Activists hold a rally and “die-in” outside the State House in Annapolis, Md., on Jan. 18 to demand police accountability. (Astrid Riecken/For The Washington Post)

Dozens of bundled-up protesters, holding unlit candles in their gloved hands, walked to the center of Lawyer’s Mall in the bitter cold Monday night as the names of victims of police brutality in Maryland were read.

“Tom, Prince George’s County, white,” a woman read. “Eric, Baltimore City, black.”

One by one, the protesters lay down on the frigid pavement. A statute of Thurgood Marshall stood above. The demonstrators said they staged a “die-in” on the grounds of the Maryland State House to call on lawmakers to enact “strong” police reform during their 90-day session.

“In 2016, I want people to look back and say that this was the year that Maryland made . . . rebuilding the trust between communities and the police . . . a priority,” said Larry Stafford Jr., executive director of Progressive Maryland.

Stafford, one of the event’s organizers, said he chose Martin Luther King Jr. Day to hold the rally, calling it the “perfect” day to kick off efforts to push for police reform in the state.

“It’s a day that we take to reclaim the legacy of Dr. Martin Luther King,” Stafford said. “To reclaim his message of equality and justice for all people, standing up for black people in this country and demanding respect and justice.”

Similar die-ins have been held over the past year across the country — including St. Louis and New York City — to protest the deaths of Michael Brown and other black males at the hands of police officers.

In Annapolis, the protesters stood for more than 45 minutes in sub-freezing temperatures, listening to advocates and chanting “No justice, no peace” and “Can’t stop, won’t stop until killer cops are in cellblocks.”

Senate President Thomas V. Mike Miller Jr. (D-Calvert) and House Speaker Michael E. Busch (D-Anne Arundel) created a panel last year to find ways to improve the trust between the community and police, after riots erupted in Baltimore following the death of Freddie Gray. Last week, the panel endorsed 21 recommendations for police reform.

The recommendations include giving officers periodic psychological evaluations, allowing the public to attend police trial boards and providing residents more time to file brutality complaints.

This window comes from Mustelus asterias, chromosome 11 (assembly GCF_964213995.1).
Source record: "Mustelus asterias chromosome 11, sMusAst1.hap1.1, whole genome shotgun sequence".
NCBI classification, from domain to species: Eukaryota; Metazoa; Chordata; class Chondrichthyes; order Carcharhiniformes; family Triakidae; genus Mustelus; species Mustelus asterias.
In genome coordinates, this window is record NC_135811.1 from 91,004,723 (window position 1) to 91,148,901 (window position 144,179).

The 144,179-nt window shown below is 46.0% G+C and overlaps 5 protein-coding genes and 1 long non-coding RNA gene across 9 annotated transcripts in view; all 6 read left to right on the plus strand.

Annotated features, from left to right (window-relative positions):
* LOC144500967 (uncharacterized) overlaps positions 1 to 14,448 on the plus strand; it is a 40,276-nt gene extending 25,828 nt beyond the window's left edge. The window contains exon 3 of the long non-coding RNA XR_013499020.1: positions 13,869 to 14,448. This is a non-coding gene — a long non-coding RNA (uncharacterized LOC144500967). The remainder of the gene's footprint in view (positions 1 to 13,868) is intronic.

The panel also called for the creation of an independent Maryland Police Training and Standards Commission that would focus on setting standards and training for all police agencies.

The police training commission would develop and require antidiscrimination and use of force de-escalation training for all officers. It would also set up a confidential early intervention policy for dealing with officers who receive three or more citizen complaints within a 12-month period.

The panel suggested that the commission require annual reporting of “serious” officer-involved incidents, the number of officers disciplined and the type of discipline that was given.

Other recommendations include developing a police complaint mediation program; creating recruitment standards that increase the number of female, African American and Hispanic candidates; and offering incentives, including property tax credits and state and local income tax deductions, to officers who live in the jurisdictions where they work.

The Maryland Coalition for Justice and Police Accountability has called the recommendations “a good first step,” but says additional changes are needed.

Sara Love, the public policy director at the American Civil Liberties Union of Maryland, said Monday that the coalition disagrees with a proposal that says people who file complaints against officers must identify themselves.

“There is a role for anonymous complaints,” Love said, arguing that there could be instances where a person faces criminal charges and would be worried about retaliation.

Advocates also are pushing for civilian review boards. They say they are seriously concerned about a provision that would give the police union more input on who sits on a trial review board.

Trial boards currently consists of three law enforcement officers appointed by the chief who have the same rank as the officer under review. The panel suggested that the board consist of one person recommended by the chief, one recommended by the police union and one recommended by the chief and union.

“If this went into effect, it could undo all of the good that these recommendations are trying to do,” Love said.